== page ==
My Wardrobe, Myself

The intersection of clothing, emotions, and life

There are fewer than three weeks left in the year, so I’m going to start doing some 2022 wrap-up posts (which will likely extend into early 2023). I’ll begin by looking at my “wardrobe benchwarmers” for the year. When I first coined this term back in 2013, I defined a benchwarmer as anything that was worn just once or not at all during a given year, but I’m being more strict this time around. My new definition for a benchwarmer is an item that did not get worn at all within a twelve-month timeframe.

2022 wardrobe benchwarmers

How many clothes in your closet didn’t get worn at all this year? 

Fortunately, I have far fewer benchwarmers now than when I started blogging about my wardrobe ten years ago (has it really been that long?!), but I still have more of them than what I feel is reasonable. I don’t think most of us can completely eliminate benchwarmers, unless we have a tiny wardrobe or are really ruthless with closet purging. While I don’t have a wardrobe as large as I did a decade ago, I do like to maintain what I would consider a medium-sized garment collection. I also tend to do a good job with paring things down as necessary, but there can be certain circumstances that make that process more difficult, such as the weight changes I wrote about back in June and October.

For the purposes of this year-end benchwarmer review, I’m only including pieces that currently fit me, not the contents of my “holding zone.” I’m also only taking into consideration my “out-and-about” wardrobe here, as I have very few unworn items in my at-home collection. Although I’ve expanded the number of pieces that I wear at home since the start of the pandemic, most of them get worn on a regular basis. This is one of the recent wardrobe shifts that I’m most proud of, as what’s in my closet now better suits how I actually live my life. I still have more out-and-about items than I truly need, but the proportions have vastly improved, which I’m happy about.

2022 Benchwarmer Overview

After conducting a review, I learned that there are 36 items in my closet that I didn’t wear at all this past year. This count doesn’t include garments purchased within the past couple of months that haven’t been worn yet, but there are six 2022 purchases represented among my benchwarmers for the year.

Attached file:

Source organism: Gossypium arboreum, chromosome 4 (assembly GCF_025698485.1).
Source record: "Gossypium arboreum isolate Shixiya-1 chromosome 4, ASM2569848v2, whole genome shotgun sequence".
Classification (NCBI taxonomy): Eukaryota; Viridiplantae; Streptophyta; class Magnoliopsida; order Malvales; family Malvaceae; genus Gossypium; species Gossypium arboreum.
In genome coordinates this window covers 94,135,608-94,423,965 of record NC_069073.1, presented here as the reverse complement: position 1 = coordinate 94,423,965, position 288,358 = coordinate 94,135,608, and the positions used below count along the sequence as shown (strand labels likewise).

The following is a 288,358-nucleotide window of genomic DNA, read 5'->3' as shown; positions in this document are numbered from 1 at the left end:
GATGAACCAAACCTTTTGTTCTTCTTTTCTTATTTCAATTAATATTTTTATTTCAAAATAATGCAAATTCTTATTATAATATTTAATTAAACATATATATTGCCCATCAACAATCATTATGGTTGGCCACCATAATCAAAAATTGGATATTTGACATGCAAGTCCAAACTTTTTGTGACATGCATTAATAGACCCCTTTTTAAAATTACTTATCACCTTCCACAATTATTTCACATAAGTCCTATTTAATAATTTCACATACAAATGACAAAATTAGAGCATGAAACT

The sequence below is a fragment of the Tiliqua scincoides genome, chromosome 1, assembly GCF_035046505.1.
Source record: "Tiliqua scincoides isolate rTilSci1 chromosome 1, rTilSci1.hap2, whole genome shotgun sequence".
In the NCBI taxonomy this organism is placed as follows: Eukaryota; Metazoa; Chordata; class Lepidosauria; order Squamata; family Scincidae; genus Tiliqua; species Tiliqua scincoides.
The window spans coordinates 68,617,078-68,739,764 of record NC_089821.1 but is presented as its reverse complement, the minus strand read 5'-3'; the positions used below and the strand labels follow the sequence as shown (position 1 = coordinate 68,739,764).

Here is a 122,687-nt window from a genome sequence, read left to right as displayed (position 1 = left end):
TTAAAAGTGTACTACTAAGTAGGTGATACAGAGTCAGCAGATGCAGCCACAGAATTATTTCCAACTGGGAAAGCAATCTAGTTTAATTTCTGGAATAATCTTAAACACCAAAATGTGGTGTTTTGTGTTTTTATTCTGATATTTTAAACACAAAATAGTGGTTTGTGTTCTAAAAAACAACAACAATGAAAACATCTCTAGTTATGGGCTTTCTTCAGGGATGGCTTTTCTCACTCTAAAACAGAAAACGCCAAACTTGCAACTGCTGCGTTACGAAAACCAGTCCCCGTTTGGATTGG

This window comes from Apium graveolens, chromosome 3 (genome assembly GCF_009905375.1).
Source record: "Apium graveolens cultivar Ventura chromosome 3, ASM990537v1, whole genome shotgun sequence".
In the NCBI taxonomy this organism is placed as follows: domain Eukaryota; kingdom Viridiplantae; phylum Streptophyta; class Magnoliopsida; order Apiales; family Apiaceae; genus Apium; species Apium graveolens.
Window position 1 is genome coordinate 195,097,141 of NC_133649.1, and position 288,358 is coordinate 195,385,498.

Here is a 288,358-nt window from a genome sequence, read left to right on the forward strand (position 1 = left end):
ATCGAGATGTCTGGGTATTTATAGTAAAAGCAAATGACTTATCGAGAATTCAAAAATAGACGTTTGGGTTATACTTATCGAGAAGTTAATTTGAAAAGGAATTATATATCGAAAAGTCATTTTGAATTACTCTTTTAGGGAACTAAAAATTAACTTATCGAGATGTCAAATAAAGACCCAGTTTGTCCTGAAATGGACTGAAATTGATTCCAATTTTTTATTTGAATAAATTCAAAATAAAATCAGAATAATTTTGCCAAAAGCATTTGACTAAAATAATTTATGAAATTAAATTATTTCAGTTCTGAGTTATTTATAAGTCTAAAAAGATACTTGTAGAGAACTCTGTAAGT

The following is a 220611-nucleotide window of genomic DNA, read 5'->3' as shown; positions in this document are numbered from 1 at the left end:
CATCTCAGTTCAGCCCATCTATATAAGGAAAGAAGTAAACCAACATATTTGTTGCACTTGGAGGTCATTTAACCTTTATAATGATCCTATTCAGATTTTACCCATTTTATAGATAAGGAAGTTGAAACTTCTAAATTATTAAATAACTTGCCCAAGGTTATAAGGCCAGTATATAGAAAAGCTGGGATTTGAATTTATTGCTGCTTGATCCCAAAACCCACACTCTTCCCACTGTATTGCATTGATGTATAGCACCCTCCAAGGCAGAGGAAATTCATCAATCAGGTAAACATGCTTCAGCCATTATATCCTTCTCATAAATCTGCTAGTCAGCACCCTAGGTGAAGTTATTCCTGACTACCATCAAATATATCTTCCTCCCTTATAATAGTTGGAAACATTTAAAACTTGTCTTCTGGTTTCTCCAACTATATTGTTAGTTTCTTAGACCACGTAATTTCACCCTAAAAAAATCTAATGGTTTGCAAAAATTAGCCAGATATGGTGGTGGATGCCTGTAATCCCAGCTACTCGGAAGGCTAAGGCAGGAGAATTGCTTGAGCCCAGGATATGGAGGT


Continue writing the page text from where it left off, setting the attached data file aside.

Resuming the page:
Here’s a snapshot of the 36 benchwarmers, but I’ll delve more into specifics later in the post:

2022 benchwarmers - all

My 2022 benchwarmers are equally distributed between my summer and “not summer” wardrobes, as shown below:

2022 benchwarmers - summer

These 18 “benchwarmers” are all summer pieces. 

2022 benchwarmers - not summer

These remaining 18 benchwarmers are for the cooler months (“not summer”). 

Because I live in a temperate climate, it was a judgment call for some of the items as to which “season” they belong to, and some pieces could probably be worn throughout most of the year. The bottom line, however, is that they were not worn, which is an even worse fate for those items that are not season specific.

I’m going to discuss the benchwarmers by category in the following sections, but here’s a quick overview of how it all breaks down:

  • 5 cardigans
  • 5 coats / blazers
  • 5 dresses
  • 1 pair of pants
  • 9 tops for pants (3 sleeveless, 1 short-sleeved, 5 long-sleeved)
  • 7 tops for skirts (4 sleeveless, 3 short-sleeved)
  • 4 pairs of shoes

Cardigan Benchwarmers

Below are the cardigans that I didn’t wear at all this year:

2022 benchwarmers - cardigans

I’m not necessarily going to review every single item one by one in each category’s section, but I will do so for the cardigans. I’ll share why I believe they were benchwarmers, as well as what I have decided regarding their fate for 2023.

  • Black Duster Cardigan: I think I didn’t wear this cardigan earlier in the year because it was too big for me and had long side slits. I bought it at last year’s Nordstrom Anniversary Sale, before I became clear that side slits are one of my wardrobe “don’ts.” I recently had the sides of this cardigan taken in and the slits sewn shut, so I don’t think it will be a benchwarmer any longer. However, it’s quite lightweight, so it’s too cold to wear it now. I believe that I’ll wear it next year with both pants and dresses.